Companies with medical cannabis research programs

Medical cannabis companies with a pharmaceutical approach to their business model are also taking advantage of the opportunities this shifting tide presents by partnering with medical research teams to bring new cannabis therapeutics to market.

FSD Pharma (CSE:HUGE) is one company adopting this approach and is looking to develop pharmaceutical-grade cannabis as well as novel cannabinoid-based treatments through clinical trials. Through its wholly owned subsidiary FV Pharma, the Canadian licensed producer has partnered with SciCann Therapeutics, investing $3 million in the Canadian-Israeli pharmaceutical company for a 15 percent equity stake. The agreement also includes an exclusive license in Canada for the production and distribution of a line of cannabinoid-based products developed by SciCann, which has developed a cannabinoid scientific research network comprised of leading researchers, academic institutions and medical centers.

The partners have had promising results from ongoing cannabinoid-based research for several central nervous system disorders. That research includes studying the use of SciCann’s “steady stomach” cannabidiol combination therapy in treating sufferers of IBS, which is currently undergoing clinical trials. FSD Pharma and SciCann have also launched an R&D program focused on developing proprietary cannabinoid-based treatments for the prevention and treatment of atherosclerosis, a serious cardiovascular disease.

Other companies that have adopted a pharmaceutical approach to developing cannabis-based therapeutics include Cardiol Therapeutics (TSX:CRDL), Kalytera Therapeutics (TSXV:KALY,OTCQB:KALTF) and Canntab Therapeutics (CSE:PILL,OTCQB:CTABF).

Takeaway

Government regulators, medical professionals and consumers want to see more clinically validated data about the effects of the cannabis plant’s various cannabinoids, terpenes and flavonoids on the human body and its various illnesses. Clinical research provides all stakeholders with scientific evidence concerning cannabis’ active ingredients and the plant’s medical efficacy. Those in the cannabis industry who are adopting a traditional pharmaceutical approach to bringing new products to market are helping cannabis to further gain global legitimacy as a therapeutic drug.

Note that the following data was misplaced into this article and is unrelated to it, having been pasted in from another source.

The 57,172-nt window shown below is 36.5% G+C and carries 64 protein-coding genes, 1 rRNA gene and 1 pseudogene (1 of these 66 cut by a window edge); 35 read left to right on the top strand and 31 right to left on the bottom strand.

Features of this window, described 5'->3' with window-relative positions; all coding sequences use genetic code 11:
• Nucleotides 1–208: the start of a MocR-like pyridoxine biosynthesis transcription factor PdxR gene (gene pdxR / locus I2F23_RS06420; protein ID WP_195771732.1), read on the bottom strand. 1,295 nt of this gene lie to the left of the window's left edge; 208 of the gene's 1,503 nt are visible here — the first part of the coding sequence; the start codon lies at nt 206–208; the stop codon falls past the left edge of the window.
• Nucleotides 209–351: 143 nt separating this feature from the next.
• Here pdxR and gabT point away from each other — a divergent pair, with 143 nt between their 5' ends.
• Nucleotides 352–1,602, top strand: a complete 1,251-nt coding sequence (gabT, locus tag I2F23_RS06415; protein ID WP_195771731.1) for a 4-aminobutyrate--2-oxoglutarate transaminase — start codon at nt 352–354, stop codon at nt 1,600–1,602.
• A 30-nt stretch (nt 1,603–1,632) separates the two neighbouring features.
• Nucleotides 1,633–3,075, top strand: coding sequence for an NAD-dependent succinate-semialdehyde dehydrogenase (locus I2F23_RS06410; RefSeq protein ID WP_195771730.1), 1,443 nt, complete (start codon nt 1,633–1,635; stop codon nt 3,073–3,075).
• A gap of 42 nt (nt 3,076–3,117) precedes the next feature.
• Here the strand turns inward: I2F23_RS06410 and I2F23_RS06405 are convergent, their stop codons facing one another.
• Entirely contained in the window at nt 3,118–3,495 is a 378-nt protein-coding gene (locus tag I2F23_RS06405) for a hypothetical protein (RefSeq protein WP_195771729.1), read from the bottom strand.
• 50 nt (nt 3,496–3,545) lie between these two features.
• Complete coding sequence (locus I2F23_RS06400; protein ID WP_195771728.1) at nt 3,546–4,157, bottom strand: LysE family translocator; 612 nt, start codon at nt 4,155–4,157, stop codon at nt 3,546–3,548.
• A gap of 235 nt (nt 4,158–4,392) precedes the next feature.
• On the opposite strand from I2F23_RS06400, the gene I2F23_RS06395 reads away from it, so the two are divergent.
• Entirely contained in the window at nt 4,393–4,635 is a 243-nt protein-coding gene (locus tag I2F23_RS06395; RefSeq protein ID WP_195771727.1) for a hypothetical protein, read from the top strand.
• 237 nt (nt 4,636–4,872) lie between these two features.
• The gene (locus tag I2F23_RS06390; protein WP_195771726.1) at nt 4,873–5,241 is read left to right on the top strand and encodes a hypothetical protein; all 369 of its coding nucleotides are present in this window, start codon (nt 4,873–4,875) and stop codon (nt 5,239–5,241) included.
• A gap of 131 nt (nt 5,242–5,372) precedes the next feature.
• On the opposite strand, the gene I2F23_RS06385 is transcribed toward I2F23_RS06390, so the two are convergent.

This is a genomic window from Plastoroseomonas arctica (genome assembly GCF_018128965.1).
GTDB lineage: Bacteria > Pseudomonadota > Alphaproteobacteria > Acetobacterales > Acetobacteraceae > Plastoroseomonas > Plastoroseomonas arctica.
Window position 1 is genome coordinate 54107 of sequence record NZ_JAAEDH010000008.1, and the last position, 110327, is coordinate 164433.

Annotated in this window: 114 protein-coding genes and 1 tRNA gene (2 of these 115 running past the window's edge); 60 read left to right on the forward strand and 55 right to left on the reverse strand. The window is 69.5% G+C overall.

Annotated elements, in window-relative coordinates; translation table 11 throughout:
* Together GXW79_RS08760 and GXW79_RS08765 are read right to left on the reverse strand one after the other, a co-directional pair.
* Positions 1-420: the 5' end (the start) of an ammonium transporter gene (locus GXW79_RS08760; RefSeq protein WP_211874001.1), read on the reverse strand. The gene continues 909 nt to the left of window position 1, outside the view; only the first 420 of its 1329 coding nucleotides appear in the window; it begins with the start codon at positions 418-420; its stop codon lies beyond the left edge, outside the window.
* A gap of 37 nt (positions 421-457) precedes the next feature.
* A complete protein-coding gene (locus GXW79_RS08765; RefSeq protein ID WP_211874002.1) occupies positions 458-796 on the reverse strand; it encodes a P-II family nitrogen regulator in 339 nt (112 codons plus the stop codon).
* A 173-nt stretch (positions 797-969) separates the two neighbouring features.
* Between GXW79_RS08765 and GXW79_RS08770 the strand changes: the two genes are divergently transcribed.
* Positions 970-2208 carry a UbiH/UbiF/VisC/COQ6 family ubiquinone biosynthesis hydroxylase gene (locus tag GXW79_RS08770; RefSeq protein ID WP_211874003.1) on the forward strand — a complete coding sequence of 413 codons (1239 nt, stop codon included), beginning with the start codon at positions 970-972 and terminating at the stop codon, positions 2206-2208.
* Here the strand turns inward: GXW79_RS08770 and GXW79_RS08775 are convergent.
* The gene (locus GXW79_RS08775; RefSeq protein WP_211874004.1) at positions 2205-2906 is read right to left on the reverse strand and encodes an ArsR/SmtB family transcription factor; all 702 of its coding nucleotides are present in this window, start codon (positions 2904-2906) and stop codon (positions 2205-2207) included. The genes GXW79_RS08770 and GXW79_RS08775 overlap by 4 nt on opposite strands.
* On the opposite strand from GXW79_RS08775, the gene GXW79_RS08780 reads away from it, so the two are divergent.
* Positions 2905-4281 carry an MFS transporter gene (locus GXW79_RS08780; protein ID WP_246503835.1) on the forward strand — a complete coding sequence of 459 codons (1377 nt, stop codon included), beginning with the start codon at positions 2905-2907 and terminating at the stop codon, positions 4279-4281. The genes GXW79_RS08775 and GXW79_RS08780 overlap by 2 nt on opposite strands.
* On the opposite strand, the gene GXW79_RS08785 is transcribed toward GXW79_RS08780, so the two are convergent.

This INNSpired article is sponsored by FSD Pharma (CSE:HUGE). This INNSpired article provides information which was sourced by the Investing News Network (INN) and approved by FSD Pharma in order to help investors learn more about the company. FSD Pharma is a client of INN. The company’s campaign fees pay for INN to create and update this INNSpired article.

This INNSpired article was written according to INN editorial standards to educate investors.

INN does not provide investment advice and the information on this profile should not be considered a recommendation to buy or sell any security. INN does not endorse or recommend the business, products, services or securities of any company profiled.

The information contained here is for information purposes only and is not to be construed as an offer or solicitation for the sale or purchase of securities. Readers should conduct their own research for all information publicly available concerning the company. Prior to making any investment decision, it is recommended that readers consult directly with FSD Pharma and seek advice from a qualified investment advisor.

Cannabis Market Update: Q3 2020 in Review

Click here to read the previous cannabis update.

During the first few months of investment time in 2021, cannabis faced some volatility alongside optimism about federal changes in the most important market for the drug.

The cannabis business found its stride during Q1 thanks to policy change signals and consolidation.

To find out more, the Investing News Network (INN) asked experts about progress in the market during the first major period of the new year, and which developments investors should watch out for.

 

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Cannabis market update: New York and US potential boost operations

New York state’s legalization of recreational cannabis was a huge Q1 announcement that added pressure to the federal government when it comes to cannabis policy, said George Mancheril, co-founder and CEO of Bespoke Financial, a debt financing business with a particular focus on servicing cannabis businesses.

“It’s going to add to the chorus of voices in the federal scene to basically move sooner rather than later,” he explained to INN.

Following the US election in 2020, the momentum for cannabis businesses went on the upswing, as did company valuations, with the idea of expansion at the heart of it all, according to Mancheril.

Before starting Bespoke Financial, Mancheril learned from traditional investment banks, where he worked on lending, fixed income and debt markets with Goldman Sachs (NYSE:GS) and Guggenheim Partners.

Nawan Butt, portfolio manager with Purpose Investments, agrees with Mancheril. The financial expert told INN the ongoing legalization process seen in the US market is leading to expansion.

“It’s becoming more of a national move, then small pockets of proliferation. That’s very exciting about cannabis right now,” said Butt, who co-manages the Purpose Marijuana Opportunities Fund (NEO:MJJ).

This proliferation effect is causing a change in valuations and enthusiasm for US-based operations. Mancheril told INN that by the end of Q1, multi-state operators (MSOs) had raised approximately US$3.3 billion.

The cannabis lender said he sees the industry as having grown from the woes of 2019; it is now seeing a return to form by way of the excitement for an ongoing opening process in the US.

The expert explained that there is likely to be a windfall of capital in the wake of major federal changes for cannabis policy, although the timeline for these changes is becoming increasingly hard to predict.